It’s not easy to contemplate the end of your life and consider what kind of care you do, and don’t, want when that time comes. And it’s equally difficult to talk with a loved one about the kind of end-of-care care he or she would prefer. My guess is that discussions like these are particularly difficult for us in the US, where we tend to shy away from discussions about death in general. “We Americans don’t like limits, we don’t like boundaries, (and) death is the ultimate boundary,” the journalist Bill Moyers recently pointed out. “So why talk about something we don’t want to happen?”
The answer to that question is this: As uncomfortable as discussions about what we and our loved ones want at the end of life may be, these are among the most important conversations we will ever have. Deciding in advance what care we do and don’t want, while we are able to weigh the benefits and drawbacks of our options and share and discuss our choices with those we love and our healthcare providers, can make the difference between a good death and one that is less so.
Encouraging these essential conversations—with both your loved ones and your healthcare providers—is the focus of The Conversation Project, an important new initiative of the Institute for Healthcare Improvement. I hope you’ll visit the initiative’s website, and encourage others to do the same.
The Conversation Project was the inspiration of Pulitzer Prize winning journalist Ellen Goodman, who conceived of it after her mother’s death. “My mother and I talked about everything,” she explained in a recent interview. “But when she was no longer able to make her own decisions, I realized we hadn’t talked about her wishes for the end of life. I understood only after her death how much easier it would have been if I had heard her voice in my ear as these decisions had to be made.”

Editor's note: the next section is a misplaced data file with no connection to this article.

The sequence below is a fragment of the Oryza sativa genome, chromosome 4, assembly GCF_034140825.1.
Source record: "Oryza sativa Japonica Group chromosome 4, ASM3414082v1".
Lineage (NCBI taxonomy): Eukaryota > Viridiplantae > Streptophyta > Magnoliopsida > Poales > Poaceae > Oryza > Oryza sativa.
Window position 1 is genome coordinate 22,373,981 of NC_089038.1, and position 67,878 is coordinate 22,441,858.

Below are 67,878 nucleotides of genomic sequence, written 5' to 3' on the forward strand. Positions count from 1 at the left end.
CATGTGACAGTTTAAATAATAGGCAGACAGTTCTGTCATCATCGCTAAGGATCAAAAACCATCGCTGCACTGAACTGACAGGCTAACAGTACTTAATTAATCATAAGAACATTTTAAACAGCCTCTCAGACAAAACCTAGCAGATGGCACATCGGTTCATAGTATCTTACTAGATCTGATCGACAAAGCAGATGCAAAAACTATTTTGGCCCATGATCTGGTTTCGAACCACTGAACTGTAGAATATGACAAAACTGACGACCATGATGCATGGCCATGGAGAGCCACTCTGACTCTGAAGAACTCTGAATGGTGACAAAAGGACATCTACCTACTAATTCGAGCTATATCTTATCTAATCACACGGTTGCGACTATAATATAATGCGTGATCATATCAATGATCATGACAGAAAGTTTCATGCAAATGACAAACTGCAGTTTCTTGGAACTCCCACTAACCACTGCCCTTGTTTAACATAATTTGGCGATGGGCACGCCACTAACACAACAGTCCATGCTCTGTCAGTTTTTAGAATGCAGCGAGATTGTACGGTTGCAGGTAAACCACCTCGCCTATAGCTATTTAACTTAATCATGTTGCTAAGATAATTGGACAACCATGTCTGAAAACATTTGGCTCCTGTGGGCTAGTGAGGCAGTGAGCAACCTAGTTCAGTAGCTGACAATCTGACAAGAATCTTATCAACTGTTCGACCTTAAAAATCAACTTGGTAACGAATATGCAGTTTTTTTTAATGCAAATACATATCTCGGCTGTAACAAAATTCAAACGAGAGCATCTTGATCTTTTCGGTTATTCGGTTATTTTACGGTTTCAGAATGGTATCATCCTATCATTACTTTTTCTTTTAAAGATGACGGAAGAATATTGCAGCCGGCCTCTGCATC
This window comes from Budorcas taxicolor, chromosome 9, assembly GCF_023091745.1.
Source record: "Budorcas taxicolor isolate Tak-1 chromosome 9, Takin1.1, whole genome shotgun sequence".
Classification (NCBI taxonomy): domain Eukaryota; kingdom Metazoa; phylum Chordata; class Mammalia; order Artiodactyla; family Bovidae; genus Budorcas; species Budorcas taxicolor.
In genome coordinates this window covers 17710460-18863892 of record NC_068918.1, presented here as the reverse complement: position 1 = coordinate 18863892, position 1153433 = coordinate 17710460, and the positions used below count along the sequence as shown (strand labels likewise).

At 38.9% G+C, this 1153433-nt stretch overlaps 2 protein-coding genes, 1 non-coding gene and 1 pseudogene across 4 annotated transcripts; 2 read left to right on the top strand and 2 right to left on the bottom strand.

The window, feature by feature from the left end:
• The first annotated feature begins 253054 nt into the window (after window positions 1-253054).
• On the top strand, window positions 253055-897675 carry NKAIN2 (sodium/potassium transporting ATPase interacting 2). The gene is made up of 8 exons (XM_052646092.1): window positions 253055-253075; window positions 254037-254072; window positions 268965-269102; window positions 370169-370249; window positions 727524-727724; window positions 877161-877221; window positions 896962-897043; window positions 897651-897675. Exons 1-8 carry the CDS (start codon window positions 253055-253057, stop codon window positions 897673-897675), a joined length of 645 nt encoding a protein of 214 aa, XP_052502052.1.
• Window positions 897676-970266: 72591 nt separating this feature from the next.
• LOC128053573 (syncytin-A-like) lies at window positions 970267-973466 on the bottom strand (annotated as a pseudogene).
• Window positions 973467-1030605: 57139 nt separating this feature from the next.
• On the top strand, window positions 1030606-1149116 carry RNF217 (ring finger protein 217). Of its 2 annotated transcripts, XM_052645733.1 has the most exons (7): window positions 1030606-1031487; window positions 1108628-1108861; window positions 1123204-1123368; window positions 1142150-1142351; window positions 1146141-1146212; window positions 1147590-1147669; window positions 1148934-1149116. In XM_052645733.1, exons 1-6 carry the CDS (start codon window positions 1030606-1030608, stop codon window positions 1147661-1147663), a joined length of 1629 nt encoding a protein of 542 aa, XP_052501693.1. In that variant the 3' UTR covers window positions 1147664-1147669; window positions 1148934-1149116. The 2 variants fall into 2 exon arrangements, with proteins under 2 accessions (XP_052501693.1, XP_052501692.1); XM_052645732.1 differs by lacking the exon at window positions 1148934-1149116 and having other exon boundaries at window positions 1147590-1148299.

Among other things, The Conversation Project website includes an extremely thoughtful and thought provoking feature, “Your Conversation Starter Kit.” It begins with some truly attention-getting statistics about what people tell pollsters they want at the end of life and, in contrast, what many of us actually get. It also includes thought-provoking questions that can help you clarify what you want, what roles you’d like your loved ones to play at the end of your life, and what your healthcare providers need to know. It also helps you figure out with whom, when, and where you want to have The Conversation, and tips for introducing the subject in a non-threatening way. Just as important, the site urges readers to take time to make these decisions, formulating them over the course of many, not one, conversation. I encourage you take a look at the starter kit and let it help you find where you want to go.